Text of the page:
State v. Schmitz

Annotate this Case

474 N.W.2d 249 (1991)

STATE of North Dakota, Plaintiff and Appellee, v. James R. SCHMITZ, Defendant and Appellant.

Cri. Nos. 900356, 900357.

Supreme Court of North Dakota.

July 31, 1991.

Peter H. Furuseth (argued), State's Atty., Williston, for plaintiff and appellee.

*250 Brad L. Arndorfer (argued), Billings, Mont., for defendant and appellant.

MESCHKE, Justice.

Challenging the constitutionality of separate searches, James Schmitz appealed from convictions for theft of four implement tires and for theft of a three-point hitch. We affirm the conviction for theft of the tires, but reverse the conviction for theft of the hitch.

On June 28, 1989, detective Stancel of the Williams County Sheriff's Department questioned Schmitz about gates that had been stolen from an auction sale. While on the Schmitz farmstead, Stancel noticed a number of truck rims stacked on a pallet. Remembering that similar rims had been reported stolen, Stancel left the Schmitz farmstead and got a more complete description of the missing rims.

Upon returning to the Schmitz farmstead, Stancel noticed that the rims had been moved from the pallet. Schmitz then drove up in his pickup, and Stancel briefly discussed the missing rims with him. Noticing fresh vehicle tracks leading down the prairie trail from which Schmitz had just come, Stancel followed the vehicle tracks a short distance to a ravine. Stancel there found nine gates matching the description of the gates missing from the auction.[1] Stancel arrested Schmitz.

Schmitz consented to a search for the rims. After locating four of the seven missing rims, Stancel noticed two more rims in a pile of old tires. While dismantling the pile to retrieve the rims, Stancel found four new implement tires that matched the description of tires stolen from Boldt Farm Supply. Stancel seized the four tires and they were later confirmed as those stolen from Boldt Farm Supply.

On July 11, 1989, Stancel served and executed a warrant authorizing a search of the Schmitz farmstead.[2] The search warrant identified the property sought as "various items which I have reason to believe have been recently stolen in Williams County which are evidence of crimes recently committed." While conducting the warrant search, Stancel found and seized a three-point John Deere hitch that matched the description of a hitch that had been reported stolen. The owner later confirmed the identity of the hitch.

Schmitz was charged with multiple theft crimes. Felony charges for thefts of the tires and of the hitch were brought in district court. Schmitz moved to suppress evidence of the seizure of the tires and the hitch, alleging that the searches were illegal. The district court denied the motion and the case proceeded to trial.

After one day of trial, the parties entered into a plea agreement and stipulation, whereby the two felony charges were reduced to misdemeanors and refiled in county court. There Schmitz entered a conditional plea of guilty to the two charges pursuant to NDRCrimP 11(a)(2). Judgments of conviction were entered in county court, and Schmitz appealed.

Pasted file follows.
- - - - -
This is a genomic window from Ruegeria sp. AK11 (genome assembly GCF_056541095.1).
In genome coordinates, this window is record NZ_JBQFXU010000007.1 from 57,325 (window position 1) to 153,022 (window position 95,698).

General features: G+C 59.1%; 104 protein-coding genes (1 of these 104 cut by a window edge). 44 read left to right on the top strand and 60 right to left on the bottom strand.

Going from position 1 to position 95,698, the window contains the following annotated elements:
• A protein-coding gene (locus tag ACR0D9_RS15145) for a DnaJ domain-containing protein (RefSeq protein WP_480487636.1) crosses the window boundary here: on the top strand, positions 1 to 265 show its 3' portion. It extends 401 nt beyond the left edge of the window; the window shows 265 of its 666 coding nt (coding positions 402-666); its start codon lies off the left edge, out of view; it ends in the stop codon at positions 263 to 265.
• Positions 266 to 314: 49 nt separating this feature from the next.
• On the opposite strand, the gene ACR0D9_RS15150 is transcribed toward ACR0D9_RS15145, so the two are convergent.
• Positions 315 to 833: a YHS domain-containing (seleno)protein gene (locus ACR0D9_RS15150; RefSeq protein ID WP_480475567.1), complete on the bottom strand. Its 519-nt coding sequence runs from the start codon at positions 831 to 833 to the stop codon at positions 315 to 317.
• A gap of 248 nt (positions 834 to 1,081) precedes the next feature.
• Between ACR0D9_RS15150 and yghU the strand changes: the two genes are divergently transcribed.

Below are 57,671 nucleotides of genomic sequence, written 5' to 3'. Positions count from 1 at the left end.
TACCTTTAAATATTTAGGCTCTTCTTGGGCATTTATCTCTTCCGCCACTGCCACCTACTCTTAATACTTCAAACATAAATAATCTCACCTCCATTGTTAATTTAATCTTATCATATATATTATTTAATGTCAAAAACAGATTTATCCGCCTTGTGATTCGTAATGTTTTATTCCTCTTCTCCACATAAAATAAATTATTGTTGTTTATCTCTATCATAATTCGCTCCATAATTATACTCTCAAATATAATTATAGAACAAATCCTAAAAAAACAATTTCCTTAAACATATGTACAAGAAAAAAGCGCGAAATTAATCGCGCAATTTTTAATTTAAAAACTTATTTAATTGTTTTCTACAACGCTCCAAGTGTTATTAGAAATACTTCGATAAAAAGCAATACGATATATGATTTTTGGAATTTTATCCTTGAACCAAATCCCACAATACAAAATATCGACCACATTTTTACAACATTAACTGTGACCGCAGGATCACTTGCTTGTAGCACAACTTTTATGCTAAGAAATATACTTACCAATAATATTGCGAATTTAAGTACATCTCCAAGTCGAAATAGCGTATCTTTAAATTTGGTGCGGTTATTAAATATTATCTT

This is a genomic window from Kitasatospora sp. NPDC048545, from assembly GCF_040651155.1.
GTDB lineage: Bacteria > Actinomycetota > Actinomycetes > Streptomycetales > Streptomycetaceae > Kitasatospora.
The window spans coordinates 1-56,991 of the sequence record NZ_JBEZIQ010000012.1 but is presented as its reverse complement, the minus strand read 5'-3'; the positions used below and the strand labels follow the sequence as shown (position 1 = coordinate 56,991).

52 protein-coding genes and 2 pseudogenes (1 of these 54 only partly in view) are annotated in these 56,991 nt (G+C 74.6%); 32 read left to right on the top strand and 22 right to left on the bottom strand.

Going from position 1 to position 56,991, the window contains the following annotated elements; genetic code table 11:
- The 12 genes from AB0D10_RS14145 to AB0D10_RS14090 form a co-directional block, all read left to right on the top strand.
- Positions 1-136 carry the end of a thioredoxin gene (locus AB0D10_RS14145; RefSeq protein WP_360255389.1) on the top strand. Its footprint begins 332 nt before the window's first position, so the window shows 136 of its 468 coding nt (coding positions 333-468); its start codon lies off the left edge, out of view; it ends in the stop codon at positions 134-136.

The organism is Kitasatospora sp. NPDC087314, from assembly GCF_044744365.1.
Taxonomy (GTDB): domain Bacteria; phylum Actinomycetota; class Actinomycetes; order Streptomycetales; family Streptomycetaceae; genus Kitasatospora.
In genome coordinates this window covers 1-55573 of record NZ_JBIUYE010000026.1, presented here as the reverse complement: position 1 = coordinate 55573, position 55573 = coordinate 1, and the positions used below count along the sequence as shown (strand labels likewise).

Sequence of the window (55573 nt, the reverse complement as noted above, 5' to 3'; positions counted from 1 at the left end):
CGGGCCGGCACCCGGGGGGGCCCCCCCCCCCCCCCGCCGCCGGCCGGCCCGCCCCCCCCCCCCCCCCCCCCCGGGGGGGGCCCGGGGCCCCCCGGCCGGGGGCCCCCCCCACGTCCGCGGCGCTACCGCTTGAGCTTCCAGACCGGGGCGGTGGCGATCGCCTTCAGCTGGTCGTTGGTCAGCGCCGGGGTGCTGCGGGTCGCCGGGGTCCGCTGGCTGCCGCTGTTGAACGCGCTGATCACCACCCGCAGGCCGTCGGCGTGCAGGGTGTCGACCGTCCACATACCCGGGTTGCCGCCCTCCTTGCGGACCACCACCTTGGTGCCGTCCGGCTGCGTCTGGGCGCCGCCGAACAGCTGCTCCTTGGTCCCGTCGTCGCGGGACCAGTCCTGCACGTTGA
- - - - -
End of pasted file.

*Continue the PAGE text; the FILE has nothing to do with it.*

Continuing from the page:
I. CONSENT SEARCH

Schmitz argues that the seizure of the four implement tires was in violation of the state and federal constitutions,[3] and that the court therefore erred in refusing to suppress the evidence.[4] Schmitz chiefly argues that the officer's search exceeded the scope of the consent given. The State *251 replies that the officer acted within the scope of the consent when he looked through the pile of tires and rims, and that he then saw the implement tires in plain view.

To be valid as an exception to the warrant and probable cause requirements of the Fourth Amendment, a consent search must be "conducted according to the limitations placed upon an officer's right to search by the consent." State v. Huether, 453 N.W.2d 778, 782 (N.D.1990). "The scope of a search is generally defined by its expressed object." Florida v. Jimeno, ___ U.S. ___, 111 S. Ct. 1801, 1804, 114 L. Ed. 2d 297 (1991). The question whether a search exceeds the scope of consent is a factual one, subject to the "clearly erroneous" standard of review. Huether, 453 N.W.2d at 782; State v. Padgett, 393 N.W.2d 754, 757 (N.D.1986). The trial court is in a superior position to judge the credibility of witnesses, to resolve conflicts in the evidence, and to draw appropriate inferences. Huether, 453 N.W.2d at 783. Any conflict in the evidence is resolved in favor of affirming the trial court's determination. Huether, 453 N.W.2d at 783; State v. Lorenzen 401 N.W.2d 508 (N.D.1987). These standards of review guide us here.

Schmitz argues that the consent to search for the rims extended only to the outbuildings on the farm and only while he was present. Because he did not testify, Schmitz must rely upon Stancel's testimony. However, Stancel's testimony does not clearly indicate that the consent to search was as limited as Schmitz claims. Schmitz is taking one portion of Stancel's testimony out of context to draw an inference favorable to his version of the facts. However, our review of the testimony in its entirety shows that other inferences may properly be drawn that support the court's findings. The scope of the consent was a disputed fact for the trial court to resolve. The trial court's finding of a valid consent search is not clearly erroneous.[5]

We have reviewed Schmitz's other arguments on this question and we conclude that they are without merit. We conclude that the court did not err in refusing to suppress evidence of the seizure of the implement tires.